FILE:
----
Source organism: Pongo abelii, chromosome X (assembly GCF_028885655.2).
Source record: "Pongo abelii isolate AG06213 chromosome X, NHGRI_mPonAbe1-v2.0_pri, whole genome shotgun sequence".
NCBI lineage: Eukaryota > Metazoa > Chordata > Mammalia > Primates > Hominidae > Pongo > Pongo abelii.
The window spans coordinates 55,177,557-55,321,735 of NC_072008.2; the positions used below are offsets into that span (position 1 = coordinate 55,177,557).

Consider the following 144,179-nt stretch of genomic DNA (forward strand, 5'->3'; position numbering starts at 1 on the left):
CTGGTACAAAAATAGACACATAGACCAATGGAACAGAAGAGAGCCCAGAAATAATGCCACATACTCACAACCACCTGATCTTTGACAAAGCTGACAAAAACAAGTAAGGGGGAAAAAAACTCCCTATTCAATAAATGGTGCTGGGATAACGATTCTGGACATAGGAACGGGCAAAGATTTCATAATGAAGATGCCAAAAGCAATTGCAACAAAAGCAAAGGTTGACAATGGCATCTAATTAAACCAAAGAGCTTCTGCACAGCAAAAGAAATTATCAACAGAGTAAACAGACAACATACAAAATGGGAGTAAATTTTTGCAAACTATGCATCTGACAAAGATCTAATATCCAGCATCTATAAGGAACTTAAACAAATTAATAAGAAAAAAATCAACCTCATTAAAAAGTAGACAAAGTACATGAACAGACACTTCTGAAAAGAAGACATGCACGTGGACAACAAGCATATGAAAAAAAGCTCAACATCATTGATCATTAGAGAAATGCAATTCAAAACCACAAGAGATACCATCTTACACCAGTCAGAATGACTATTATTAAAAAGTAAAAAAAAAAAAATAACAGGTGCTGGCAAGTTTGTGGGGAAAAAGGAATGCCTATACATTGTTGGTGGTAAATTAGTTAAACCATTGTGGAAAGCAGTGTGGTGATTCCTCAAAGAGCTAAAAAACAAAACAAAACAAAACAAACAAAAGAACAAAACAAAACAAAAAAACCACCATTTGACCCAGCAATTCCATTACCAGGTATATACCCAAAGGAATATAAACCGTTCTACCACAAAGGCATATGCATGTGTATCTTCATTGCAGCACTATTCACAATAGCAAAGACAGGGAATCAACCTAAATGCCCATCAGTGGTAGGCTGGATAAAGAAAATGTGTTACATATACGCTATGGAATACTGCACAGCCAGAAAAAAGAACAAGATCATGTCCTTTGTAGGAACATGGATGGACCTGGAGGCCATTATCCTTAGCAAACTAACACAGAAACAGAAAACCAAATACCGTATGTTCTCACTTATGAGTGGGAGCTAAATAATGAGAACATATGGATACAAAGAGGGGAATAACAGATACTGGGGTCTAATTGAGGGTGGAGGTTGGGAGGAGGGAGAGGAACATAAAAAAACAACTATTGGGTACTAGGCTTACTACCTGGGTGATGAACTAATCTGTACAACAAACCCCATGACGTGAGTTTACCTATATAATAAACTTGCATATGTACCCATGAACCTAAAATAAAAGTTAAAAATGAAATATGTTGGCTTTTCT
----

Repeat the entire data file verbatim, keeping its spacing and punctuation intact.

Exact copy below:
Source organism: Pongo abelii, chromosome X (assembly GCF_028885655.2).
Source record: "Pongo abelii isolate AG06213 chromosome X, NHGRI_mPonAbe1-v2.0_pri, whole genome shotgun sequence".
NCBI lineage: Eukaryota > Metazoa > Chordata > Mammalia > Primates > Hominidae > Pongo > Pongo abelii.
The window spans coordinates 55,177,557-55,321,735 of NC_072008.2; the positions used below are offsets into that span (position 1 = coordinate 55,177,557).

Consider the following 144,179-nt stretch of genomic DNA (forward strand, 5'->3'; position numbering starts at 1 on the left):
CTGGTACAAAAATAGACACATAGACCAATGGAACAGAAGAGAGCCCAGAAATAATGCCACATACTCACAACCACCTGATCTTTGACAAAGCTGACAAAAACAAGTAAGGGGGAAAAAAACTCCCTATTCAATAAATGGTGCTGGGATAACGATTCTGGACATAGGAACGGGCAAAGATTTCATAATGAAGATGCCAAAAGCAATTGCAACAAAAGCAAAGGTTGACAATGGCATCTAATTAAACCAAAGAGCTTCTGCACAGCAAAAGAAATTATCAACAGAGTAAACAGACAACATACAAAATGGGAGTAAATTTTTGCAAACTATGCATCTGACAAAGATCTAATATCCAGCATCTATAAGGAACTTAAACAAATTAATAAGAAAAAAATCAACCTCATTAAAAAGTAGACAAAGTACATGAACAGACACTTCTGAAAAGAAGACATGCACGTGGACAACAAGCATATGAAAAAAAGCTCAACATCATTGATCATTAGAGAAATGCAATTCAAAACCACAAGAGATACCATCTTACACCAGTCAGAATGACTATTATTAAAAAGTAAAAAAAAAAAAATAACAGGTGCTGGCAAGTTTGTGGGGAAAAAGGAATGCCTATACATTGTTGGTGGTAAATTAGTTAAACCATTGTGGAAAGCAGTGTGGTGATTCCTCAAAGAGCTAAAAAACAAAACAAAACAAAACAAACAAAAGAACAAAACAAAACAAAAAAACCACCATTTGACCCAGCAATTCCATTACCAGGTATATACCCAAAGGAATATAAACCGTTCTACCACAAAGGCATATGCATGTGTATCTTCATTGCAGCACTATTCACAATAGCAAAGACAGGGAATCAACCTAAATGCCCATCAGTGGTAGGCTGGATAAAGAAAATGTGTTACATATACGCTATGGAATACTGCACAGCCAGAAAAAAGAACAAGATCATGTCCTTTGTAGGAACATGGATGGACCTGGAGGCCATTATCCTTAGCAAACTAACACAGAAACAGAAAACCAAATACCGTATGTTCTCACTTATGAGTGGGAGCTAAATAATGAGAACATATGGATACAAAGAGGGGAATAACAGATACTGGGGTCTAATTGAGGGTGGAGGTTGGGAGGAGGGAGAGGAACATAAAAAAACAACTATTGGGTACTAGGCTTACTACCTGGGTGATGAACTAATCTGTACAACAAACCCCATGACGTGAGTTTACCTATATAATAAACTTGCATATGTACCCATGAACCTAAAATAAAAGTTAAAAATGAAATATGTTGGCTTTTCT